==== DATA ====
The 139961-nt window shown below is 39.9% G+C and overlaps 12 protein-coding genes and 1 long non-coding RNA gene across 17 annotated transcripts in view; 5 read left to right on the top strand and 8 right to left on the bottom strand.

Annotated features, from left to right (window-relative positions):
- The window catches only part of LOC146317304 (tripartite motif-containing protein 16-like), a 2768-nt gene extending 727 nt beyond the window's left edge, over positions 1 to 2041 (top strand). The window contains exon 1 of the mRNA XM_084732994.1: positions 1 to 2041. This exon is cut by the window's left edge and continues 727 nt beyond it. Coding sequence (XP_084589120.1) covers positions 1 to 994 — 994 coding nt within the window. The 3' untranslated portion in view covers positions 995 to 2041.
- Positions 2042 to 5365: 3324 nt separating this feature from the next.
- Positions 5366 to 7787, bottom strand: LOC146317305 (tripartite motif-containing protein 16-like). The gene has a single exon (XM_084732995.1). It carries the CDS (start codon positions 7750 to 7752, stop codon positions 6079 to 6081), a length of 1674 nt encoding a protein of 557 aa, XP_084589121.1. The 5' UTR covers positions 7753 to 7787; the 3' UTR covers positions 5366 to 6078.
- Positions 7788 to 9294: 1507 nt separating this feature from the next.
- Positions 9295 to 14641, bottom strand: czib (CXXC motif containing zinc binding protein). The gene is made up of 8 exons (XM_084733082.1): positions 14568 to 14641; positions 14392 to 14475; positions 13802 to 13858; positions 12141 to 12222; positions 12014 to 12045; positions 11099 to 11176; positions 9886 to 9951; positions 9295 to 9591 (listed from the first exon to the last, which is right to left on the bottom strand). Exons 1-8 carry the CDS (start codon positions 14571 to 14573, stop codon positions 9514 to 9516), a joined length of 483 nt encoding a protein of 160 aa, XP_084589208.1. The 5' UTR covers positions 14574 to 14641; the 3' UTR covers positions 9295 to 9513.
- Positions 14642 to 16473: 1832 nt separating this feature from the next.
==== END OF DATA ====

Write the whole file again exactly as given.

The 139961-nt window shown below is 39.9% G+C and overlaps 12 protein-coding genes and 1 long non-coding RNA gene across 17 annotated transcripts in view; 5 read left to right on the top strand and 8 right to left on the bottom strand.

Annotated features, from left to right (window-relative positions):
- The window catches only part of LOC146317304 (tripartite motif-containing protein 16-like), a 2768-nt gene extending 727 nt beyond the window's left edge, over positions 1 to 2041 (top strand). The window contains exon 1 of the mRNA XM_084732994.1: positions 1 to 2041. This exon is cut by the window's left edge and continues 727 nt beyond it. Coding sequence (XP_084589120.1) covers positions 1 to 994 — 994 coding nt within the window. The 3' untranslated portion in view covers positions 995 to 2041.
- Positions 2042 to 5365: 3324 nt separating this feature from the next.
- Positions 5366 to 7787, bottom strand: LOC146317305 (tripartite motif-containing protein 16-like). The gene has a single exon (XM_084732995.1). It carries the CDS (start codon positions 7750 to 7752, stop codon positions 6079 to 6081), a length of 1674 nt encoding a protein of 557 aa, XP_084589121.1. The 5' UTR covers positions 7753 to 7787; the 3' UTR covers positions 5366 to 6078.
- Positions 7788 to 9294: 1507 nt separating this feature from the next.
- Positions 9295 to 14641, bottom strand: czib (CXXC motif containing zinc binding protein). The gene is made up of 8 exons (XM_084733082.1): positions 14568 to 14641; positions 14392 to 14475; positions 13802 to 13858; positions 12141 to 12222; positions 12014 to 12045; positions 11099 to 11176; positions 9886 to 9951; positions 9295 to 9591 (listed from the first exon to the last, which is right to left on the bottom strand). Exons 1-8 carry the CDS (start codon positions 14571 to 14573, stop codon positions 9514 to 9516), a joined length of 483 nt encoding a protein of 160 aa, XP_084589208.1. The 5' UTR covers positions 14574 to 14641; the 3' UTR covers positions 9295 to 9513.
- Positions 14642 to 16473: 1832 nt separating this feature from the next.